We’re having a rough year with the bees. First off, we lost all four hives over the winter. Then, after ordering replacements, three of the queens did not take and John had to order three new queens. Things were off to a slow start this spring.
Last week we went on vacation. Before we left, John checked on his bees. Hive #1 was doing fine. Hive #2 was thriving and had a honey box on it. Hives #3 and #4 were on the weak side. Upon returning, John checked the hives. Hive #1 was doing well. Hive #2 continued to thrive. Hive #4 was doing fine. But Hive #3 was completely empty. Completely empty. Cleaned out and ready for new tenants empty. Might as well put a sign out front, “Hive for rent.”
Where did they go?
Two theories. One theory is that they swarmed. If they swarmed at the beginning of our vacation, they are long gone. The problem with this theory is that the hive was new and not particularly strong. We were not expecting much, if any, honey from them. They didn’t even have a honey box on the hive. So why would they swarm? They were still in growth mode. And why is the hive completely cleaned out? Bees gorge on the honey when they leave; however, a swarm is to add a new colony. Half the old one should be left in the hive to raise a new queen.
Theory #2 is that the hive was robbed. If they were weak and other bees wanted their honey, the stronger bees would attack. They would battle to the death and the conquering bees would take the honey as booty. Evidence of a bee-battle would be dead bee carcasses. However, if this happened at the beginning of vacation, ants and other scavenging critters could have cleaned up the mess by now.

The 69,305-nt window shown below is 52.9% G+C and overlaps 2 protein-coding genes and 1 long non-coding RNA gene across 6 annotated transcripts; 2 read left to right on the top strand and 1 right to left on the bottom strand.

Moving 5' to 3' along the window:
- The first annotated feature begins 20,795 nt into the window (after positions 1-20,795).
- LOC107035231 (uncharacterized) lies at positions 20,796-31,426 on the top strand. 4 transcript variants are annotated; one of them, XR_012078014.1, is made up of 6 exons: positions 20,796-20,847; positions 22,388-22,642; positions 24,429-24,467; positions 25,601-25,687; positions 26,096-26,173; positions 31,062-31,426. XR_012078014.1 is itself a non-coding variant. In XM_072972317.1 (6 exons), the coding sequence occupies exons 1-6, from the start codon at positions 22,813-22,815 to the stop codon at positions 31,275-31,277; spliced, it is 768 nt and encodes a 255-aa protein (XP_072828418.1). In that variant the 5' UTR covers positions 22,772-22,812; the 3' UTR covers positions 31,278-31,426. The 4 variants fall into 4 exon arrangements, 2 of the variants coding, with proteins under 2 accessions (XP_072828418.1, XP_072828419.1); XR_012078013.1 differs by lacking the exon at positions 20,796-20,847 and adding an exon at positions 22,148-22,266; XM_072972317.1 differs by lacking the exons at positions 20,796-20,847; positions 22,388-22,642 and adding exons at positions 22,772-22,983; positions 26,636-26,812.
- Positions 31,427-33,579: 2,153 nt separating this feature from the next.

We went down to the hives for a closer inspection, taking five year old Junior Beekeeper with us. He wanted to put on his full bee suit in the ninety-plus degree heat, but we told him it wasn’t necessary–there wouldn’t be any bees. (Ok, the other three hives have bees, but we weren’t planning to open them.)
We first inspected the exterior of the hive. The “front porch” entrance was clean, as John had noticed earlier. We checked on the ground for dead bees. Surely ants couldn’t have carried off every single bee carcass, could they? We found nothing. John opened the hive and pulled frames out one by one. Frames were empty of honey. Some wax moths were wandering in there, which John squished with his knife, but otherwise, the hive was ready for new occupants.
Alas, we’re down a hive. And only one of the remaining hives has a honey box on it. So, all you honey eaters who fell in love with our honey the last two years and are waiting for this year’s harvest…umm…better lick that last jar clean.